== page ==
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Structured content and open content models

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Presentation on theme: "Structured content and open content models"— Presentation transcript:

1 Structured content and open content models
Lakshmi M. Grama Senior Digital Strategist National Cancer Institute, NIH Digital Services Innovation Center, GSA.

2 future-ready content?

3 Future-Ready Content Is
Adaptable & Reusable

4 After the Housing Bust, Revisiting Home Ownership

5

6

7 3/31/2017 National Cancer Institute

8 “Create Once, Publish Everywhere” NPR’s Mantra
3/31/2017 “Create Once, Publish Everywhere” NPR’s Mantra National Cancer Institute

9 Future-Ready Content Is
Structured & Modular

10 3/31/2017 National Cancer Institute

11

12 More familiar structured content
3/31/2017 More familiar structured content National Cancer Institute

13 From epicurious…… Recipe Types Recipe Title Byline
Publication Attribution Yield Active Time Total Time Teaser Image Preparation Main Ingredients Servings Cooking/Prep Time Nutritional Information Related Wines Related Recipes Related Diets Related Menus Reviews

14 …and one from Whole Foods
3/31/2017 …and one from Whole Foods National Cancer Institute

15 Whole Foods’ Recipe Content Model
Title Servings Teaser Image Ingredients Method Nutritional Information Related Recipes Special Diets Featured Recipes Reviews

16 Future-Ready Content Is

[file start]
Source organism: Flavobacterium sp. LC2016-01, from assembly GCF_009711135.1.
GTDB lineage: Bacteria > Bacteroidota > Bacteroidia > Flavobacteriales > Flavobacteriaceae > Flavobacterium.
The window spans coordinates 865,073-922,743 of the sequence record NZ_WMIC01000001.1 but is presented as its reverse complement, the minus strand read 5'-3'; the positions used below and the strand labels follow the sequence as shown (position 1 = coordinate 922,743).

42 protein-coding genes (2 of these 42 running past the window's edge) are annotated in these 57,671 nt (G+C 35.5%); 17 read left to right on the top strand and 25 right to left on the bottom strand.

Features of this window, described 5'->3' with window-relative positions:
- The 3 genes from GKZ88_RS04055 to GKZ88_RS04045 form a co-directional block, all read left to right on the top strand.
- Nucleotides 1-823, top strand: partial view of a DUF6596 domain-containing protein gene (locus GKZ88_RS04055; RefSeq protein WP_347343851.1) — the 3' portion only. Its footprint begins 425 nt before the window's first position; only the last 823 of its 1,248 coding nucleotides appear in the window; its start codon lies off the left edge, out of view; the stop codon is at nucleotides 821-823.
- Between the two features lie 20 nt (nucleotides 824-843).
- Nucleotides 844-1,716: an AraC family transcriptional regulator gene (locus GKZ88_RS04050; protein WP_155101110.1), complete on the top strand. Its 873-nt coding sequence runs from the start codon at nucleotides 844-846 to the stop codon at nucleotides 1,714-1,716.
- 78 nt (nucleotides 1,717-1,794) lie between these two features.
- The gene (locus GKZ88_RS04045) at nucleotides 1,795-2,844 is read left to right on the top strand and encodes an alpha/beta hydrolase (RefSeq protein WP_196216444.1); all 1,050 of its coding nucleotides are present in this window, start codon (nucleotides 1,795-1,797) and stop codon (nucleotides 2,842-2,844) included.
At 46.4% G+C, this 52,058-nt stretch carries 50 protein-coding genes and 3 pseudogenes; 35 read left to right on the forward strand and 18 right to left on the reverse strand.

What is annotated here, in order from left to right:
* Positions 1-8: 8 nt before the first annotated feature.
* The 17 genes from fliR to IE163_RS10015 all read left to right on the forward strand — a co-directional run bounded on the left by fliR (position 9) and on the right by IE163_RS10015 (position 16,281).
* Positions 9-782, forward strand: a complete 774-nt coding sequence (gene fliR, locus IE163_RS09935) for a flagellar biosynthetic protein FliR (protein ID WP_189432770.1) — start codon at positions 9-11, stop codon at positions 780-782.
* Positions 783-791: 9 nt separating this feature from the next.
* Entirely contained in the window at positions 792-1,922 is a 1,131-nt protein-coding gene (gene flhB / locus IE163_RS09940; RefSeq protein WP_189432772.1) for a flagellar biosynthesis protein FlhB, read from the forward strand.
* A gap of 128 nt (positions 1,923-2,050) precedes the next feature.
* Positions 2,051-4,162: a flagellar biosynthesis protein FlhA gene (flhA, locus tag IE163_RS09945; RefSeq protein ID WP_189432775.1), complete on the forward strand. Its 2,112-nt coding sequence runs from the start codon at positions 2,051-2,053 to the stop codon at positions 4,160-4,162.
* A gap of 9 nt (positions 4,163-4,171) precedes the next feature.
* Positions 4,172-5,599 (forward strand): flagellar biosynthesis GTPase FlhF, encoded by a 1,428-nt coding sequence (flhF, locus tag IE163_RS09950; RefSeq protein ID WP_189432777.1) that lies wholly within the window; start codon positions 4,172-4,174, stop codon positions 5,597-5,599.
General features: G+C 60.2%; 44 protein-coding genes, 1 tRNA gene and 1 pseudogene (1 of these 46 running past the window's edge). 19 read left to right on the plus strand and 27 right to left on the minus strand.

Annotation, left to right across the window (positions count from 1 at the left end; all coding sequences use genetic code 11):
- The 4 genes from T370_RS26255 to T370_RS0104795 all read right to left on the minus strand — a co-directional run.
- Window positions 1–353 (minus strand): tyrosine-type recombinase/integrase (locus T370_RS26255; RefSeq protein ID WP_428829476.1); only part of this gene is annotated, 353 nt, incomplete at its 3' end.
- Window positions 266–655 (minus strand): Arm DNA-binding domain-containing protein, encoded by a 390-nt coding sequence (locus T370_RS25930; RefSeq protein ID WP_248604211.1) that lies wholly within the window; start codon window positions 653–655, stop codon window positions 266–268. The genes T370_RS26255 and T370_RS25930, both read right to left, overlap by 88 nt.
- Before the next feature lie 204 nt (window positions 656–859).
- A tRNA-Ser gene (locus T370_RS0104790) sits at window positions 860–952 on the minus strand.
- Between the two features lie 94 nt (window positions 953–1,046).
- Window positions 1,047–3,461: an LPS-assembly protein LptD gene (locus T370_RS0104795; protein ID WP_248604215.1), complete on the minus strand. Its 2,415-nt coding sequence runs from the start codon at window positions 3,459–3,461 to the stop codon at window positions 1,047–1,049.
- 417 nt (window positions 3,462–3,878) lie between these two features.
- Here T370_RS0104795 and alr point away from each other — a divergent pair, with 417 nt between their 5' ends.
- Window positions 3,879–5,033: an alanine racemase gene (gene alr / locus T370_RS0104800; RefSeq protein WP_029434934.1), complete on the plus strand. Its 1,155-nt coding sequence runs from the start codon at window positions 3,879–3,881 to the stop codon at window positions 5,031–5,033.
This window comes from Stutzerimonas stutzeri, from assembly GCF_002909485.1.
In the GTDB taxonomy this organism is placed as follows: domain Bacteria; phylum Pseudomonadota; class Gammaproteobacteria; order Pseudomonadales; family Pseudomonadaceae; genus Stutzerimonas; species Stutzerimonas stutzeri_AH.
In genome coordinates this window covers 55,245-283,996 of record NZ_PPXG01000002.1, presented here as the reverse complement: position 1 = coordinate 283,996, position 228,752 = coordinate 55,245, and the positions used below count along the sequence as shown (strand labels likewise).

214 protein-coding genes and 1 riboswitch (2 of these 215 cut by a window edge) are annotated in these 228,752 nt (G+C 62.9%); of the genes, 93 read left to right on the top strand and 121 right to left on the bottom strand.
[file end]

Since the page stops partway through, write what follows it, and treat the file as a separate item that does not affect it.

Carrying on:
Findable

17 Structure + Metadata Increases Findability
3/31/2017 Structure + Metadata Increases Findability Google result with rich snippets for video Google result without rich snippets for video National Cancer Institute

18 Shared and Open Content Models

19 Digital government strategy
One of the four main pillars of the Digital Government Strategy is to develop : “an information-centric approach” “moves us from managing ‘documents’ to managing discrete pieces of open data and content which can be tagged, shared, secured, mashed up and presented in the way that is most useful for the consumer of that information.”

20 Content Models Content models are representations of content structure
They are platform agnostic Critical for content management and content presentation Enables easier syndication and mashups with content Can shape future-ready content

21 Standards for content models
Standards for content authoring DITA DocBook Standards for web publishing Microdata RDFa/RDFaLite

22 standards for content models
RDFa and RDFa Lite Official standard from W3C Standards are developing – particularly in the context of the Semantic Web – RDFa – Resource Description Framework in Attributes – forms the basis of Semantic Web RDFa is a way to label content to describe a specific type of information, such as a restaurant review, an event, a person, or a product listing. These information types are called entities or items. Each entity has a number of properties. For example, a Person has the properties name, address, job title, company, and address. In general, RDFa uses simple attributes in XHTML tags (often <span> or <div>) to assign brief and descriptive names to entities and properties Reviews People Products Businesses and organizations Recipes Events RDFaLite highlights the subset of RDFaThat Microdata did – but does in a way that does not break backward comaptibility with RDFa